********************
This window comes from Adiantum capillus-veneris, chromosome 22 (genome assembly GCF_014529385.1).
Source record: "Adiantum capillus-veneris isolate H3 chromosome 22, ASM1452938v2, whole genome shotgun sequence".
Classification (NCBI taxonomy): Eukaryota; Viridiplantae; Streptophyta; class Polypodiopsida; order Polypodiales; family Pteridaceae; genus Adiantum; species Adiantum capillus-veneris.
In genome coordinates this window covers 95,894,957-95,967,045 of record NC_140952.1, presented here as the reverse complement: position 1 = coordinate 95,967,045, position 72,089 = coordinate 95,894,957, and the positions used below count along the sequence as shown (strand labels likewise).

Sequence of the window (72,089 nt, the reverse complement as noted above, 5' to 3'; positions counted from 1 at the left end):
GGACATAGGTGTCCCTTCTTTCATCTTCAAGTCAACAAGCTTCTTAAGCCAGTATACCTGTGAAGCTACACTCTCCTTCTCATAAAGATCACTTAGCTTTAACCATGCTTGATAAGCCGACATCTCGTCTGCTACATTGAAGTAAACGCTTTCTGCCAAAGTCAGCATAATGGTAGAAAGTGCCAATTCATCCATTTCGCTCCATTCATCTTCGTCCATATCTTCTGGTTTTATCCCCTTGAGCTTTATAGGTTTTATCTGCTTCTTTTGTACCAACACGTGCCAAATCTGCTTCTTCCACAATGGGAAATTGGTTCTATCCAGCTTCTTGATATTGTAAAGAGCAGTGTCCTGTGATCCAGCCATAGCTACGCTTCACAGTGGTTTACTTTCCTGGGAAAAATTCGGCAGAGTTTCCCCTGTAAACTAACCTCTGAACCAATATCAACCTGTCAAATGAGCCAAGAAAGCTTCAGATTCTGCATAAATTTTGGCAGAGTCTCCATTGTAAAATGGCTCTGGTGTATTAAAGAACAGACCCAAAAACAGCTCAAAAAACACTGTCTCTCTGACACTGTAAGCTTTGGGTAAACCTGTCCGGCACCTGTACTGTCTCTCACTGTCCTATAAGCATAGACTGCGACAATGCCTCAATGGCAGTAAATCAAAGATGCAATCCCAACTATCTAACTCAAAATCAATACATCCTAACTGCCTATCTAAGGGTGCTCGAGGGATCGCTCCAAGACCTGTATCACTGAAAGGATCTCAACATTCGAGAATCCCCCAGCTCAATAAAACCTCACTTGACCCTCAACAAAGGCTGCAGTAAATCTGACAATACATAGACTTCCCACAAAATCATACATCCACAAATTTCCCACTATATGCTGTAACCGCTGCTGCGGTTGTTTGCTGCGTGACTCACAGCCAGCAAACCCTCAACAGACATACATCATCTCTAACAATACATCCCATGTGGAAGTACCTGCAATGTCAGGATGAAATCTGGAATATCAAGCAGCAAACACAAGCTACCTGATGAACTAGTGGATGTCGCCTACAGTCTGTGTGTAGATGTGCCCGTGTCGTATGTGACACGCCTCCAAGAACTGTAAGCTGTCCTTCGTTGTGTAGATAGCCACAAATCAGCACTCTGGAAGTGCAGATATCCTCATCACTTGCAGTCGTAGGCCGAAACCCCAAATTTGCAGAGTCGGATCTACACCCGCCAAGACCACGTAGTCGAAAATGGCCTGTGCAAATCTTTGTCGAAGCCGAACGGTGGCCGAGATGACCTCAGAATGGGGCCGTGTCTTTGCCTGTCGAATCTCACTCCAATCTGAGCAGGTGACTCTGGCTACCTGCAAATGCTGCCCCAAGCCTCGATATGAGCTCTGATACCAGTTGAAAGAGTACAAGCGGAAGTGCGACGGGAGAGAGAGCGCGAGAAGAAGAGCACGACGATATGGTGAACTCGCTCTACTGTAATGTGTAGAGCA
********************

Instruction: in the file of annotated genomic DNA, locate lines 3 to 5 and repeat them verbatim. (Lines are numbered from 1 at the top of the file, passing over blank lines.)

Classification (NCBI taxonomy): Eukaryota; Viridiplantae; Streptophyta; class Polypodiopsida; order Polypodiales; family Pteridaceae; genus Adiantum; species Adiantum capillus-veneris.
In genome coordinates this window covers 95,894,957-95,967,045 of record NC_140952.1, presented here as the reverse complement: position 1 = coordinate 95,967,045, position 72,089 = coordinate 95,894,957, and the positions used below count along the sequence as shown (strand labels likewise).

Sequence of the window (72,089 nt, the reverse complement as noted above, 5' to 3'; positions counted from 1 at the left end):